news that Unequally Yoked - the self-described "geeky atheist" blogger - is to become a Roman Catholic has provoked (for quite obviously different reasons) significant commentary in the atheist and Roman Catholic blogospheres.
It is humbling to read Unequally Yoked's last posting on the Patheos Atheist Portal:
I believed that the Moral Law wasn’t just a Platonic truth, abstract and distant. It turns out I actually believed it was some kind of Person, as well as Truth. And there was one religion that seemed like the most promising way to reach back to that living Truth.
For those of us who had thrown out Lewis' Mere Christianity as hopelessly rationalistic, it might be time to demonstrate a little humility and dust down our old copies. There is a Lewis-like quality to this confession and, perhaps, a reminder that questions about how the universe is 'hard-wired' may have a much greater significance to contemporary evangelisation than perhaps some of us have recognised.
The role played by Macintyre's virtue ethics in Unequally Yoked's conversion - "I kept running into moral philosophers who seemed really helpful, until I discovered that their study of virtue ethics has led them to take a tumble into the Tiber" - is also suggestive of the pressing need for the Church to encourage that tradition of moral reflection which provides a compelling account of the moral life.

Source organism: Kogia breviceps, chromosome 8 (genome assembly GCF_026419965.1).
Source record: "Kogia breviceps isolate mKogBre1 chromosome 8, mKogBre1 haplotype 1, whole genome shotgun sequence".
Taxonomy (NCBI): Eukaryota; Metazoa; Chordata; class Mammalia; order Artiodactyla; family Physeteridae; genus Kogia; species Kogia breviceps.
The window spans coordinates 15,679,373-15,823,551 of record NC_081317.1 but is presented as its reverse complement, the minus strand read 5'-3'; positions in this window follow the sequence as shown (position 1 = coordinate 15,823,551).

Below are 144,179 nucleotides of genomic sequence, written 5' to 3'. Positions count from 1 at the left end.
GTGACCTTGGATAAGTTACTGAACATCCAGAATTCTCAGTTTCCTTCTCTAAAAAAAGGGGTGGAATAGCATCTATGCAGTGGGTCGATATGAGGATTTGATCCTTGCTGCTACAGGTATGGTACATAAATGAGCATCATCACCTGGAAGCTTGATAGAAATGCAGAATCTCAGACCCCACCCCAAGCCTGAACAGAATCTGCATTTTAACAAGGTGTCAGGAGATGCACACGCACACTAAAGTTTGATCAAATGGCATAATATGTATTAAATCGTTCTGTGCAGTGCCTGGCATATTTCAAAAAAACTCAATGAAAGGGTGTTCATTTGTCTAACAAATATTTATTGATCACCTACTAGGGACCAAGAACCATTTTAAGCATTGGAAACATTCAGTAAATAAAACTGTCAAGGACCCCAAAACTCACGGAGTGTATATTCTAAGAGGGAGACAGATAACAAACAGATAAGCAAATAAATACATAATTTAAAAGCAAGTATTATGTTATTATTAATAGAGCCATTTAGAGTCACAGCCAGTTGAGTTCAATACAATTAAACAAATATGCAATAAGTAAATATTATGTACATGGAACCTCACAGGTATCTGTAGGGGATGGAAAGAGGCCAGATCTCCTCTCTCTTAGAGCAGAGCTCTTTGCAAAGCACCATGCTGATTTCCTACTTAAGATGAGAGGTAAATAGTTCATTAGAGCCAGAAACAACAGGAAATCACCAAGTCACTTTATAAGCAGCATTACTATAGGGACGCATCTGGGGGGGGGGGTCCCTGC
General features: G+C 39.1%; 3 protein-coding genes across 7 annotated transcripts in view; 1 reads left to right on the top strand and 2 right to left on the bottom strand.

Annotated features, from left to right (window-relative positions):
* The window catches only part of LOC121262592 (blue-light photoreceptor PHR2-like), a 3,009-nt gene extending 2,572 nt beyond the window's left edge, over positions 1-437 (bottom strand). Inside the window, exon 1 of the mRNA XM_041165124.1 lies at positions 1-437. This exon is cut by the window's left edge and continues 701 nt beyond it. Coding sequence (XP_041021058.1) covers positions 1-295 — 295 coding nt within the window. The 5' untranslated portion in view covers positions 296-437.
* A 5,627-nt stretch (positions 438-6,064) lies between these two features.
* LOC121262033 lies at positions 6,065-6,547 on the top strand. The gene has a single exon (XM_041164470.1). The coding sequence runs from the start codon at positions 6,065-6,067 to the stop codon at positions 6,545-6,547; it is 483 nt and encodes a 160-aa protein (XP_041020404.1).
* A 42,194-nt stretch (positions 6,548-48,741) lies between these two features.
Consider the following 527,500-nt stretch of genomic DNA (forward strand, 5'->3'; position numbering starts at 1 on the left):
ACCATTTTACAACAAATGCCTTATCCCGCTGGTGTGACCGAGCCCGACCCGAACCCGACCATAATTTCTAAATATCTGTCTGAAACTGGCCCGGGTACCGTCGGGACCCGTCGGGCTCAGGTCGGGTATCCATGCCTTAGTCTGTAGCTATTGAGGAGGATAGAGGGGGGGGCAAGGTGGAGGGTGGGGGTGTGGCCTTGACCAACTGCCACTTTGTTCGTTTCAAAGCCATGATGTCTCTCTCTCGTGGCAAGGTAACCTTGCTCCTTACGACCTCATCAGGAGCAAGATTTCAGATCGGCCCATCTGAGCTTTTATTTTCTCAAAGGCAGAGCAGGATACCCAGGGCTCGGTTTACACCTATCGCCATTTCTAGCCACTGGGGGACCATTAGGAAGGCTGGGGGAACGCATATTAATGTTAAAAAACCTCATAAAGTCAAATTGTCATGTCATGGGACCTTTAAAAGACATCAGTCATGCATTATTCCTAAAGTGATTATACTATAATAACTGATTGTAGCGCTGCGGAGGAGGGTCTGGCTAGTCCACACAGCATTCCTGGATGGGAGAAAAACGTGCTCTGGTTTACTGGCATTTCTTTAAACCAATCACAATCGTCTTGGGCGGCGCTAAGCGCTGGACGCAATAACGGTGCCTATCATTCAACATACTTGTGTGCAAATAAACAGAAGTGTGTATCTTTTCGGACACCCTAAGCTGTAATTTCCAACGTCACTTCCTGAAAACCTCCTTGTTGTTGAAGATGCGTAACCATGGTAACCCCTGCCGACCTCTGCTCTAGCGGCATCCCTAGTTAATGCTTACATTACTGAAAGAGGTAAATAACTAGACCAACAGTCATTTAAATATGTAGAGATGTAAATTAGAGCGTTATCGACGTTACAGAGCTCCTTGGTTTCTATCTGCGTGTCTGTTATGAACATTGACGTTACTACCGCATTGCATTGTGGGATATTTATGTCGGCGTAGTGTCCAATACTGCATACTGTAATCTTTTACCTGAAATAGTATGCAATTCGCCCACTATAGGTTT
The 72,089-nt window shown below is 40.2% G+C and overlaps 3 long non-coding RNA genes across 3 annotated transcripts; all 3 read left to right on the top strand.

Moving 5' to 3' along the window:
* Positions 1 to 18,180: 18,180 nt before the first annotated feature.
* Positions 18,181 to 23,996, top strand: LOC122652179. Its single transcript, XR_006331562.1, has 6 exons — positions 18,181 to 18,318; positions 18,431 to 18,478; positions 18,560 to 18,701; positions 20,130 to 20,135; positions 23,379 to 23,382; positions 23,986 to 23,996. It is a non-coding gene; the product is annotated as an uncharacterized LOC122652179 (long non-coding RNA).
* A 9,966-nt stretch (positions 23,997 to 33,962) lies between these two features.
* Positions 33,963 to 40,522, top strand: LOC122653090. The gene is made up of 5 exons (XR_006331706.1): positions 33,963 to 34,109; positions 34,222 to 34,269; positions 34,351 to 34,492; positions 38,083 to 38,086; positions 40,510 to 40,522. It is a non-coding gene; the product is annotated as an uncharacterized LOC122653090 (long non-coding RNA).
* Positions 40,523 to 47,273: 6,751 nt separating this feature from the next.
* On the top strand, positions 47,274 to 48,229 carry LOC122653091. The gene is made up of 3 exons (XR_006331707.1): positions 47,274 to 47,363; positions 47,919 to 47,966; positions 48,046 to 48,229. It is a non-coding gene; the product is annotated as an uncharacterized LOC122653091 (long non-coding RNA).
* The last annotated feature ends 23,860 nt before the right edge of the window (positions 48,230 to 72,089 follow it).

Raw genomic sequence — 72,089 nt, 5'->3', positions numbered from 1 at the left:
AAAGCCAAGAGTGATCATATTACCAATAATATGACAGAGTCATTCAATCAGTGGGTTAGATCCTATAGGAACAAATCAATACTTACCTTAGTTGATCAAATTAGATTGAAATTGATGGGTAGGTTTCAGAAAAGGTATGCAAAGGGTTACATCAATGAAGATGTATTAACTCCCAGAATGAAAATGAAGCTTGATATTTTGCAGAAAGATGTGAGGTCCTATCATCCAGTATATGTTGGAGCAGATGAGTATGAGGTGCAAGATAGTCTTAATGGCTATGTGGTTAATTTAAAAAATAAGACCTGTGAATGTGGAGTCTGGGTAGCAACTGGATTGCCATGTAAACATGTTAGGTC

At the end of it all - or, more accurately, at the beginning - there is the practice of prayer:
I asked my friend what he suggest we do now, and we prayed the night office of the Liturgy of the Hours together ... I’ve been using the Liturgy of the Hours and St. Patrick’s Breastplate for most of my prayer attempts.
It is a glorious reminder that the daily offices are not just for the ordained or those in cathedral communities: they provide that immersion in the rhythms of the Psalms, in the ordered reading of Scripture, and the celebration of the liturgical year, that shapes us all in the mind of Christ.
We cannot, obviously, suggest an approach to evangelisation based solely on the conversion of a "virtue ethicist atheist whose transhumanism seems to be rooted in dualism" - something of a rare demographic. But certain themes do emerge that can give us pause for reflection, themes that have a place in the new evangelisation. Maintaining a loving, respectful, intellectually coherent engagement with atheism (as ++Rowan has done) is perhaps the most obvious point to emerge from this particular conversion. And then having close at hand that book containing the daily offices, for when an atheist friend asks 'what now?'
It seems appropriate to end this post with the words of St Augustine:
You have called,
you have cried,
and you have pierced my deafness.
You have radiated forth,
you have shined out brightly,
and you have dispelled my blindness.
You have sent forth your fragrance,
and I have breathed it in,
and I long for you.
I have tasted you,
and I hunger and thirst for you.